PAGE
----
When the Pirates acquired Delwyn Young from the Dodgers, the thought was that Young would be given work at second base, to eventually take over as the replacement for Freddy Sanchez.
The latest talk on Young is that he should step in to the lineup right now. The difference is that, rather than stepping in at second, most people want him stepping in for Brandon Moss in right field.
Moss started the season hitting for a .203 average in the month of April. In the month of May it looked like he was turning things around, as he hit for a .305 average. The downside to this was that he only hit one home run in 82 at-bats. Now Moss is hitting .143 in June, although that’s mostly due to no hits in his last three starts (he was hitting .267 in the first four games of the month).
Meanwhile Young is hitting for a .338 average on the season, including a .476 average in the month of June. That follows a month of April where he hit for a .275 average, mostly playing in pinch hitting roles. It’s hard to say which player is truly the better hitter, as Delwyn has a limited amount of at-bats (77), and just one homer in that span. Moss has 169 at-bats, and one homer in that span.
On defense, Moss easily tops Delwyn. Brandon Moss ranks as the 6th best defensive outfielder in baseball according to the UZR ratings at FanGraphs. Delwyn ranks 146th of 214 total outfielders this year.
Both players followed similar paths before coming to Pittsburgh. Brandon Moss was stuck as a fourth outfielder in Boston before coming in the Jason Bay trade. Delwyn was a fourth outfielder with the Dodgers before being traded to the Pirates.
Before this season Moss had a .249 average with 8 homers in 261 at bats. Delwyn had a .267 average with 3 homers in 165 at bats.
Moss hit .282 with a homer every 27.33 at-bats in 656 at-bats at AAA. Delwyn hit .306 with a homer every 29.52 at-bats in 1240 at-bats at AAA.
Both players have shown the ability to hit in the minors, but coming in to this season both players have been inconsistent in the majors. Moss is strong defensively, but whatever value he brings on the field he has taken away at the plate so far. Delwyn is the exact opposite, as any value he brings at the plate is lost on the field.
The problem is that offensive production is obvious. Everyone sees how valuable a player is on offense. Defensive stats aren’t as apparent. So far this season Brandon Moss ranks 0.4 wins above replacement players. Delwyn Young ranks 0.1 wins above replacement players. Moss is slightly better, but neither player really stands out.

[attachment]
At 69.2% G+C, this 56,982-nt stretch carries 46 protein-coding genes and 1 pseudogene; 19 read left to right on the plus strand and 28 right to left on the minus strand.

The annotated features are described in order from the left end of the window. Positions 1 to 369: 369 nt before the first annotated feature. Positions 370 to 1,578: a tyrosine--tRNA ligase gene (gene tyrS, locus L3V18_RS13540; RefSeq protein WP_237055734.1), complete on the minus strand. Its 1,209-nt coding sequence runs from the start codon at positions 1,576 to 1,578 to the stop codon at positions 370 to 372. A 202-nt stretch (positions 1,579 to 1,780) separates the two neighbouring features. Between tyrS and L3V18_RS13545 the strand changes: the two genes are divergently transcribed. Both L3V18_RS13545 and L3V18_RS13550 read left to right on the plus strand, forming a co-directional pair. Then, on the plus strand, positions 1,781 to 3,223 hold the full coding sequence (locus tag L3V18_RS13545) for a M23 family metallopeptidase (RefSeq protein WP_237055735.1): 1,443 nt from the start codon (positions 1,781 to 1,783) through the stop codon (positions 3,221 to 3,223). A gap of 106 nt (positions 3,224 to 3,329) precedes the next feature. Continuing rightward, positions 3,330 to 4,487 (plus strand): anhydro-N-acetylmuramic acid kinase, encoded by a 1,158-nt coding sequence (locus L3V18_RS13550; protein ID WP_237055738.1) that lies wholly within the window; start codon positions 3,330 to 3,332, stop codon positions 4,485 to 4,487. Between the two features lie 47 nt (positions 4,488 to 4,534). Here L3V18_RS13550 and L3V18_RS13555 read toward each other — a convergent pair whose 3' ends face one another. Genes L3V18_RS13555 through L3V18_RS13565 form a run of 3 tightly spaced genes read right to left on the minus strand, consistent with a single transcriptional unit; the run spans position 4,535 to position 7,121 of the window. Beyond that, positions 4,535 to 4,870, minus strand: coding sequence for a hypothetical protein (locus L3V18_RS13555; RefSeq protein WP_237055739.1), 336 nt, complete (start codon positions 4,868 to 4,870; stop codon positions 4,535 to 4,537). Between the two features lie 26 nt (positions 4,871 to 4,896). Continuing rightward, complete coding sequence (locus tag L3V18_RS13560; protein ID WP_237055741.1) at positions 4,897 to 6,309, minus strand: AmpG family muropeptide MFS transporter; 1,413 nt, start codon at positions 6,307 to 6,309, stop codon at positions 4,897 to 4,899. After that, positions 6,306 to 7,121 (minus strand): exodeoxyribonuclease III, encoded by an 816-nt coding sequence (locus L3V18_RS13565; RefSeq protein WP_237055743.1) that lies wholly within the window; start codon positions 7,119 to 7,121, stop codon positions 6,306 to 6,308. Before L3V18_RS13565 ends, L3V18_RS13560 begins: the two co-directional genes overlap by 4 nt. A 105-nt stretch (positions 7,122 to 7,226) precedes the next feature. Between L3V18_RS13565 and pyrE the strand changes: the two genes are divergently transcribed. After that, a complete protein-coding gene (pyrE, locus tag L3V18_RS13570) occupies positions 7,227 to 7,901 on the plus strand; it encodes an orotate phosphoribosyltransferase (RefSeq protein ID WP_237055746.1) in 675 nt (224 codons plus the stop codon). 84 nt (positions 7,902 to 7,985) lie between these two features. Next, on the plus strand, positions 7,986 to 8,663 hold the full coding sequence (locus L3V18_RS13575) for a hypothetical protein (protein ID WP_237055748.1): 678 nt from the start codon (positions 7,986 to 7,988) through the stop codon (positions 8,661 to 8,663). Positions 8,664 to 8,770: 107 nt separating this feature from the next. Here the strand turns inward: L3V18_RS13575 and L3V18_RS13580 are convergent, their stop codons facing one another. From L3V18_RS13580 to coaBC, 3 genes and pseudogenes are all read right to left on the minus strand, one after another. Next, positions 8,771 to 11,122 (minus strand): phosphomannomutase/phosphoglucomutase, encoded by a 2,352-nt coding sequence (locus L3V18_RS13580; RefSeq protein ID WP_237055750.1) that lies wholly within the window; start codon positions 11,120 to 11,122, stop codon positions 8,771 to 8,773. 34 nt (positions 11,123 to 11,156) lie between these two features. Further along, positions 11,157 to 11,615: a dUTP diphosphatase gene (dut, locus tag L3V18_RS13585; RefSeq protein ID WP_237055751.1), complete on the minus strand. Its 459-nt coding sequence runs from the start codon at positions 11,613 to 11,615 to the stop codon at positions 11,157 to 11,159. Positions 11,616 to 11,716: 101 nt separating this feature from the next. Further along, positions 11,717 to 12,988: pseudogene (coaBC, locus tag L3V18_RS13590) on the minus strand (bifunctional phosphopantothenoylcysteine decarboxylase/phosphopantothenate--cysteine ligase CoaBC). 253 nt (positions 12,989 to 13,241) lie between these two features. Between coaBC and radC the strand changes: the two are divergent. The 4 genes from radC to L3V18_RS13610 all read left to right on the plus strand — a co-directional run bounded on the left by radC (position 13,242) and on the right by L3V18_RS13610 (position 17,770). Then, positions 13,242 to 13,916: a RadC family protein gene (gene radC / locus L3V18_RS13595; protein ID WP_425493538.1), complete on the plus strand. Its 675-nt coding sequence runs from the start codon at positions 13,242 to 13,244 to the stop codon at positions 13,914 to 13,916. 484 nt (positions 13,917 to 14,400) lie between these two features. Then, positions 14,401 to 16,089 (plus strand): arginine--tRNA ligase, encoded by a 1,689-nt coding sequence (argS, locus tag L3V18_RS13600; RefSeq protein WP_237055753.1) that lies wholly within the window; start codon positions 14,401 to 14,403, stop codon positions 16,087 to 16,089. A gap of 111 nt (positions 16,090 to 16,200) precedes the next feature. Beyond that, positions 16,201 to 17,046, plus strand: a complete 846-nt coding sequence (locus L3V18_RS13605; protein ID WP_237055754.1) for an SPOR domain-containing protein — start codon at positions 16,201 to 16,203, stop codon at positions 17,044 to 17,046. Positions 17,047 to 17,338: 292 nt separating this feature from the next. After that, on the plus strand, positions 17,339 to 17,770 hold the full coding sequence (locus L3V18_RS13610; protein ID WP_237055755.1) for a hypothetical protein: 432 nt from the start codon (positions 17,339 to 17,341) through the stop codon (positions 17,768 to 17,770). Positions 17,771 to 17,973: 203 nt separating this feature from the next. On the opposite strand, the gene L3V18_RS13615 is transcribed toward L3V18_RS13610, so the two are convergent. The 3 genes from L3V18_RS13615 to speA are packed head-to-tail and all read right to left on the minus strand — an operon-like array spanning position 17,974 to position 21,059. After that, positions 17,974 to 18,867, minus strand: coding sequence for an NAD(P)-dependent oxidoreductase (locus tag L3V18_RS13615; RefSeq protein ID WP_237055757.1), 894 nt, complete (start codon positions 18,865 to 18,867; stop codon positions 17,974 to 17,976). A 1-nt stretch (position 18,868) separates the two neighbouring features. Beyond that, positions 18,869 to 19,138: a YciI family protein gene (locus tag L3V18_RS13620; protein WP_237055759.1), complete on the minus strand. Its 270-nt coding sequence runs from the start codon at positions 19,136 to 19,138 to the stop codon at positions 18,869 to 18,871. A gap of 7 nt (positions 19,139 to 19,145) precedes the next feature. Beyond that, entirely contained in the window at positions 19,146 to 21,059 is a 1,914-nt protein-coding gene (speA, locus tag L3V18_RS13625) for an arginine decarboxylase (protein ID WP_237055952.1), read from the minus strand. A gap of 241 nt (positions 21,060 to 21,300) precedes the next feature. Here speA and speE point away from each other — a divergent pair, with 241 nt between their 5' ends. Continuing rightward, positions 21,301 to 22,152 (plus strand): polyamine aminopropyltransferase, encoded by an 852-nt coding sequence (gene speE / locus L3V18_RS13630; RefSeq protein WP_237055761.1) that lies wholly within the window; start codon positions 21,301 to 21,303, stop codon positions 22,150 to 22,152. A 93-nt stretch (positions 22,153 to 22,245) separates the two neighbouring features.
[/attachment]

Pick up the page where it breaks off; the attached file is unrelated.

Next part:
It really comes down to preference. Do you want the strong defense and the weaker hitting so far with Moss, or do you want the good hitting and the weak defense with Delwyn? Either way, both players have the same value, with Moss ranking slightly higher, and neither player standing out at a higher level like Freddy Sanchez or Andy LaRoche.
Personally I prefer Moss, simply because I’m more of a defense and pitching fan. Take a look at Texas from a few years ago as an example of how a team with good offense can lose. The Pirates have gone with a pitching and defense focus, after seeing a heavy offense last year, and I feel this year’s version is better than last year, for reasons I will detail tomorrow.
As for Moss and Delwyn, I appreciate the offense Delwyn has brought in the last few weeks, but I don’t think he’s a better option than Moss.
The MVP Tracker
The MVP Tracker is updated through yesterday’s win. Here are the top performers from today’s victory:
1. Ross Ohlendorf: .159 WPA
2. Andrew McCutche: .119
3. Eric Hinske: .096
4. Craig Monroe: .058
5. Sean Burnett: .049
-Jeff Locke made his second start for Lynchburg, going four innings with five hits, two runs, five strikeouts, and one walk. Lynchburg won, but Locke didn’t get the decision.
-Pedro Alvarez went 0 for 4 with a walk and a run.
-Gorkys Hernandez didn’t start, but went 0 for 1 in a pinch hitting role.
-Robbie Grossman went 2 for 4, extending his hitting streak to ten games. This is the second time this season Grossman has achieved a ten game hitting streak.